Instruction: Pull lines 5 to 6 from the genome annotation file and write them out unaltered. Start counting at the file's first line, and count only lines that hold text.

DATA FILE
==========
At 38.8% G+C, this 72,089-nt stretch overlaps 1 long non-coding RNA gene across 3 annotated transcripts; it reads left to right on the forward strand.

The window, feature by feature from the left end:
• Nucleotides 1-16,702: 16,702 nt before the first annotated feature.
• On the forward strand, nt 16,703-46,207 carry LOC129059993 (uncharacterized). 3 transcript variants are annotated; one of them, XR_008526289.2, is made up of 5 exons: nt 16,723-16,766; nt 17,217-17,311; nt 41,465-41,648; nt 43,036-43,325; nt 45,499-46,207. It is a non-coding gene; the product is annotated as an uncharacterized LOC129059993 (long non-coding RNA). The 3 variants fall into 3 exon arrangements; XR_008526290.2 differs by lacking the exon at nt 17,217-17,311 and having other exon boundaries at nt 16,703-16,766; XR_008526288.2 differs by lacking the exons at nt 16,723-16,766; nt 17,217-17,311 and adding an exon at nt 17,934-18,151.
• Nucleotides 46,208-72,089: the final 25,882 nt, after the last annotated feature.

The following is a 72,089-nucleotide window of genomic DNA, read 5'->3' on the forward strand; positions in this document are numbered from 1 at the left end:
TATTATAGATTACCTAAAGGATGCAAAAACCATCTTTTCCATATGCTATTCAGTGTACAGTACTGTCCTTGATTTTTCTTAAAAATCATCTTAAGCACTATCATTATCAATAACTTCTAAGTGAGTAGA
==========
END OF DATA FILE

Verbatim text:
• Nucleotides 46,208-72,089: the final 25,882 nt, after the last annotated feature.

The following is a 72,089-nucleotide window of genomic DNA, read 5'->3' on the forward strand; positions in this document are numbered from 1 at the left end: